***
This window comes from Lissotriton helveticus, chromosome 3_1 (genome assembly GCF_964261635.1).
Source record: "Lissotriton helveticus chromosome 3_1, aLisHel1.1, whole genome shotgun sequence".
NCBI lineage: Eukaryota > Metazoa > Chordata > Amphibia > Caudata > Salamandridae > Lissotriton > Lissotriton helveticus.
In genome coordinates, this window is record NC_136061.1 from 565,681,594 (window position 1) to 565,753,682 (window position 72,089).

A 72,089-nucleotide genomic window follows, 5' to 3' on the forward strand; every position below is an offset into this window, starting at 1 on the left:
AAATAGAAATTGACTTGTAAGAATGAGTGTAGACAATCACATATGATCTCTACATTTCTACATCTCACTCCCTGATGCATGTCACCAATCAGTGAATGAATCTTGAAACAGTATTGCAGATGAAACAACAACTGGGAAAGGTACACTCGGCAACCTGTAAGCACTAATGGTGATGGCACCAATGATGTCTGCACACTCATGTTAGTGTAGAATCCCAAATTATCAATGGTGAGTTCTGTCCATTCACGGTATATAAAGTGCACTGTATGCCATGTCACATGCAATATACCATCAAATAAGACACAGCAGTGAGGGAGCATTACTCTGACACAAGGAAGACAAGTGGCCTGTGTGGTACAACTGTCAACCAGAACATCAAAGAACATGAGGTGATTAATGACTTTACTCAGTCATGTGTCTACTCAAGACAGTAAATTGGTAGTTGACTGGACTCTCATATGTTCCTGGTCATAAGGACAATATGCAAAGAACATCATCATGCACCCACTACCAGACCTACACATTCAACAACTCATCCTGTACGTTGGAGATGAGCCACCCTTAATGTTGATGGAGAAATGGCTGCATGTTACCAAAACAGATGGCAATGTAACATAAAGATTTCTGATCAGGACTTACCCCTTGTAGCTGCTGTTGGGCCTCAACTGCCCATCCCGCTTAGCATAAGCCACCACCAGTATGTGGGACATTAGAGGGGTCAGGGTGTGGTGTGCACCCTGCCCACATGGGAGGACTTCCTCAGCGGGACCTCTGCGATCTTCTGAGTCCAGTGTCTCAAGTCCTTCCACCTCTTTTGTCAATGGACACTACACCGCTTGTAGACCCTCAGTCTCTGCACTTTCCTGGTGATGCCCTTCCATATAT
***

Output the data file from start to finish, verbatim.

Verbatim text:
This window comes from Lissotriton helveticus, chromosome 3_1 (genome assembly GCF_964261635.1).
Source record: "Lissotriton helveticus chromosome 3_1, aLisHel1.1, whole genome shotgun sequence".
NCBI lineage: Eukaryota > Metazoa > Chordata > Amphibia > Caudata > Salamandridae > Lissotriton > Lissotriton helveticus.
In genome coordinates, this window is record NC_136061.1 from 565,681,594 (window position 1) to 565,753,682 (window position 72,089).

A 72,089-nucleotide genomic window follows, 5' to 3' on the forward strand; every position below is an offset into this window, starting at 1 on the left:
AAATAGAAATTGACTTGTAAGAATGAGTGTAGACAATCACATATGATCTCTACATTTCTACATCTCACTCCCTGATGCATGTCACCAATCAGTGAATGAATCTTGAAACAGTATTGCAGATGAAACAACAACTGGGAAAGGTACACTCGGCAACCTGTAAGCACTAATGGTGATGGCACCAATGATGTCTGCACACTCATGTTAGTGTAGAATCCCAAATTATCAATGGTGAGTTCTGTCCATTCACGGTATATAAAGTGCACTGTATGCCATGTCACATGCAATATACCATCAAATAAGACACAGCAGTGAGGGAGCATTACTCTGACACAAGGAAGACAAGTGGCCTGTGTGGTACAACTGTCAACCAGAACATCAAAGAACATGAGGTGATTAATGACTTTACTCAGTCATGTGTCTACTCAAGACAGTAAATTGGTAGTTGACTGGACTCTCATATGTTCCTGGTCATAAGGACAATATGCAAAGAACATCATCATGCACCCACTACCAGACCTACACATTCAACAACTCATCCTGTACGTTGGAGATGAGCCACCCTTAATGTTGATGGAGAAATGGCTGCATGTTACCAAAACAGATGGCAATGTAACATAAAGATTTCTGATCAGGACTTACCCCTTGTAGCTGCTGTTGGGCCTCAACTGCCCATCCCGCTTAGCATAAGCCACCACCAGTATGTGGGACATTAGAGGGGTCAGGGTGTGGTGTGCACCCTGCCCACATGGGAGGACTTCCTCAGCGGGACCTCTGCGATCTTCTGAGTCCAGTGTCTCAAGTCCTTCCACCTCTTTTGTCAATGGACACTACACCGCTTGTAGACCCTCAGTCTCTGCACTTTCCTGGTGATGCCCTTCCATATAT